Vol.XVII No.X Pg.5
December 1980

Of Christ's Reign In Heaven

Robert F. Turner

(continued from previous page) resurrected, and that he now reigns as King upon David's throne. Resurrection and exaltation must be proven.

The outpouring of the Holy Spirit had caused them to marvel, and Peter explained this as that prophesied in Joel, signaling the new era. So much for introduction. Then he launched into his main subject by calling attention to God's approval of the man they had crucified. He says God did "mighty works and wonders" by him before his death; and would not allow His Holy One to see corruption, as promised in a Psalm of David. "We are witnesses" of his resurrection, he confidently affirms. The Jews accepted the Psalm (16:8-f) as referring to Messiah, who would sit on David's throne; and the apostles could bear witness to the resurrection, for it took place here on earth. But what could be produced as proof that Jesus occupied the throne of David? Peter offered something that used the eyes and ears of his audience as witnesses.

During the Lord's personal ministry he had spoken of a time when "rivers of living water" would flow from his followers (Jn. 7:38), and John explained that this referred to the Spirit "which they that believed on him were to receive;" and added, "for the Spirit was not yet given, because Jesus was not yet glorified" (v. 39). There was to be an outpouring of the Spirit that could not take place until Jesus had finished His earthly humiliation, and was seated upon His throne in Heaven.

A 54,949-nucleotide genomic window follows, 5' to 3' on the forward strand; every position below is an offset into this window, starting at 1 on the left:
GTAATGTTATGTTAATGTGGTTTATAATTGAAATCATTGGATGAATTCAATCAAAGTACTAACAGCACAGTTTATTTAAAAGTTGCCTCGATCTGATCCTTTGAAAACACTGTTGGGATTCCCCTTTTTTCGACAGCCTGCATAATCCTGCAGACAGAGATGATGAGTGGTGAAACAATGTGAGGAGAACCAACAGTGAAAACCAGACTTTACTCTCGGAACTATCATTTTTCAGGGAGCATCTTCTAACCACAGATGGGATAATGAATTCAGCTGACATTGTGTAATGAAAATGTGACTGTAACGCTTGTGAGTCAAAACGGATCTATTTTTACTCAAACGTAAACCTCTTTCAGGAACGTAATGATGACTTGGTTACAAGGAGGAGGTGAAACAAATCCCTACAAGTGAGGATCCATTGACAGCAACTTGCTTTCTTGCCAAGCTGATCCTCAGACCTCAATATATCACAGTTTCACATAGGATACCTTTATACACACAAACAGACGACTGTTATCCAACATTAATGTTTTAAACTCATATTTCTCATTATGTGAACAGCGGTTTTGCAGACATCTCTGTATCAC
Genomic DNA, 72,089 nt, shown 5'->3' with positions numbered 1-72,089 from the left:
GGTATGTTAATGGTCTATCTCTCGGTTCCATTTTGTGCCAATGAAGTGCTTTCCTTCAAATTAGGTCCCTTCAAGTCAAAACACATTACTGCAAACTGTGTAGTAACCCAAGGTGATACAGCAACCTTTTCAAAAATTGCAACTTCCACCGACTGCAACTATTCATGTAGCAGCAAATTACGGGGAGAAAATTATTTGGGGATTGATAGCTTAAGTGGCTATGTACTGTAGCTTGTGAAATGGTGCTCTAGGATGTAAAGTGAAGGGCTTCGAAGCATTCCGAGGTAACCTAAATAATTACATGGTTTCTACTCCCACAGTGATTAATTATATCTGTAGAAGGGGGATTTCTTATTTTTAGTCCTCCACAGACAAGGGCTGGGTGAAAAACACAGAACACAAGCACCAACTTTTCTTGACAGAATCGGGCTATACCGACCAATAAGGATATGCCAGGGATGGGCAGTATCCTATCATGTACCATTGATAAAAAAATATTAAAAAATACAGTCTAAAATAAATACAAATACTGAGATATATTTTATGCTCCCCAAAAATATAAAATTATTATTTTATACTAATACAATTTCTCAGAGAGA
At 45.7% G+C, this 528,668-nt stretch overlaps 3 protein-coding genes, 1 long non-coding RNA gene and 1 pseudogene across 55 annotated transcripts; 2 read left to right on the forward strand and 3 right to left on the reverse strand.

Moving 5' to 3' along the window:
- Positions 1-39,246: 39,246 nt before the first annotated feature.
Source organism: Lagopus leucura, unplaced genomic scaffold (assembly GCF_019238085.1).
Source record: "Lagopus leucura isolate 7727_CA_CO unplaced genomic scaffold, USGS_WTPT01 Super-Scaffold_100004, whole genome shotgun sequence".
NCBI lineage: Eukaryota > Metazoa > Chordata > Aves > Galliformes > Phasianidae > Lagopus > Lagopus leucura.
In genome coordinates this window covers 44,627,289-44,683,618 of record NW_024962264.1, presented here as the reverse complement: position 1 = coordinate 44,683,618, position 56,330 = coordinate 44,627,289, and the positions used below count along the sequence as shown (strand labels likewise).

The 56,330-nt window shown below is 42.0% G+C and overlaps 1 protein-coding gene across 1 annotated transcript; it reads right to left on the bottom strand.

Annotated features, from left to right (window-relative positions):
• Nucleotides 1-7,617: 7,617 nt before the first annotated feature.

When Jesus promised the Spirit to his disciples he not only stressed the necessity for his going away in order that the Spirit might come (in. 16:7); he also explained that a new and different heavenly office would be established. "Hitherto have ye asked nothing in my name: ask, and ye shall receive..." (v. 24).

The Spirit would bring "power" and "authority" that qualified special ambas- sadors to carry forth the message of the King (Acts 1:8, 2 Cor. 10: 8); but this promise could not be fulfilled until a greater and more basic promise had been realized, viz., the promise of the Father to seat His Son upon the throne as King.

Was this a "promise of the Holy Spirit"? David was a prophet (Acts 2: 30) who spake by the Spirit (2 Pet. 1: 21). In Matt. 22:41-f. Jesus assigns Psalm 110:1 to the Spirit, and argues His exaltation. And now, following the text we are considering, Peter quotes that same Psalm and concludes that Jesus is both Lord and Christ.

Considering "the promise of the Holy Spirit" to be something the Spirit promised is within the bounds of the Greek genitive case. It seems to me Peter offers the Apostles as witnesses for the resurrection; and then says, You, yourselves, see and hear something that could only take place following the glorification and enthronement of the Messiah. Having received of the Father sovereign authority, glorious Kingship (the promise the Holy Spirit delivered) the ruling Messiah has "poured forth this, which ye see and hear." That demonstration of power from on high is undeniable proof that Jesus now reigns as King.